The history of intentions is overgrown
with rogue vines and unwanted blossoms.
Our potatoes, you might call them weeds,
sprouted from compost amid the peppers,
unplanned if not unplanted.
We simply lacked purpose, our vision
clouded by our own designs.
Yet here was a plan, not ours,
that we performed like true disciples.
And they in turn did as potatoes
have come to do in the fertile underground,
springing shoots so green and pert
we hadn’t the heart to yank them out.
In the end we ate them, praised their flavor,
and boasted of our fine crop.
People speak of accidental children,
but what does that mean? Unwitting
as birds that feed on fruit and scatter seeds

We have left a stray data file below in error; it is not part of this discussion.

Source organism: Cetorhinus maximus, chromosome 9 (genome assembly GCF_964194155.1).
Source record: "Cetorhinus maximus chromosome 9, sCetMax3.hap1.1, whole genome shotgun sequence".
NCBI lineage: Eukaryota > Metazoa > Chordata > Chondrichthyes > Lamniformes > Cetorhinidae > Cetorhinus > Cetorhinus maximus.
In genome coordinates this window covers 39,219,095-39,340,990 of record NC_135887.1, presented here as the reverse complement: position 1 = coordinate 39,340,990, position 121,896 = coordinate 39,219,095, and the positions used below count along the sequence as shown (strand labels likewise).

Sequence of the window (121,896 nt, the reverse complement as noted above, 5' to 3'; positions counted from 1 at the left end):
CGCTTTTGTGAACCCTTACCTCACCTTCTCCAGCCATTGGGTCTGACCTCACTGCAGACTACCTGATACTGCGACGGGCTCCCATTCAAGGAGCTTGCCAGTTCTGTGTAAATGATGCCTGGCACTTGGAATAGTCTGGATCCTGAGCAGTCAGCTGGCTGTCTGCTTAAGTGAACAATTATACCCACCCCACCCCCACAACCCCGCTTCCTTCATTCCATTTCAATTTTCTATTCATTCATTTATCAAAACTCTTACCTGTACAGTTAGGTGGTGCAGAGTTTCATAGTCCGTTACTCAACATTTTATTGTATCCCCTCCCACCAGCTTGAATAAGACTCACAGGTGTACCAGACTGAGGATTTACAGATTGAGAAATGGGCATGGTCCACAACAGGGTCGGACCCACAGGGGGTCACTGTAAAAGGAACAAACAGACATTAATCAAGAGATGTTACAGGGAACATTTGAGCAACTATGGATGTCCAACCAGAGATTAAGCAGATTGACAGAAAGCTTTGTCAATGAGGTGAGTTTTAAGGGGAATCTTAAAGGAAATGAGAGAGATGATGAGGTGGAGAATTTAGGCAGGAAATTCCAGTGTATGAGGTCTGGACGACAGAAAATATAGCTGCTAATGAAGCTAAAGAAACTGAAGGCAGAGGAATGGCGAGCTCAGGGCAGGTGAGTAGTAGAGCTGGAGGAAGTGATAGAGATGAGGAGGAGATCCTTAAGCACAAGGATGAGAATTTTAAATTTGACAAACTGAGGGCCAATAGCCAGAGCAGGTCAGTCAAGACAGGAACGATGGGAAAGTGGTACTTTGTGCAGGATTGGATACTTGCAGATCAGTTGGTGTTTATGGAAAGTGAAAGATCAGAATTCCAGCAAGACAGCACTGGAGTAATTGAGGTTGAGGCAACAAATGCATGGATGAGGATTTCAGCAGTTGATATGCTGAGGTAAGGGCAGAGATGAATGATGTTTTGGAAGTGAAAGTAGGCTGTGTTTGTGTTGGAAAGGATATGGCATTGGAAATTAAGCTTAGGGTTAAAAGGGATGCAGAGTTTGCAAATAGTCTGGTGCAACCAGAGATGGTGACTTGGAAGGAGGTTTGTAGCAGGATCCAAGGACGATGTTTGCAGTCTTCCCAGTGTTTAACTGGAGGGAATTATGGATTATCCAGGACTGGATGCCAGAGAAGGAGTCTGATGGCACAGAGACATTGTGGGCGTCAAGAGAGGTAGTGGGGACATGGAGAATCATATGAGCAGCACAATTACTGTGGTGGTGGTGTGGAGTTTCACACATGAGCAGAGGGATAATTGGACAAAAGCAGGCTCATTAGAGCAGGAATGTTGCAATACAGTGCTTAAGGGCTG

in potluck orchards, we’re all providers
to future generations. I turn the ground
and wait. Grace could break
from any random source, a clue, a cure,
a ripple of laughter, growing wild
in some otherwise garden.
—from Rattle #27, Summer 2007
Derek Economy: “My life is filled with doing psychotherapy, fathering, gardening, and poetry. They’re similar tasks in many ways: tending the newly growing, trusting the fertile ground, believing in the wisdom pattern of seeds. I write because the language is as alive and unpredictable as we are, and I want to find my own names for colors, alleys and planets that weren’t there a moment ago, for the people I didn’t know I was.”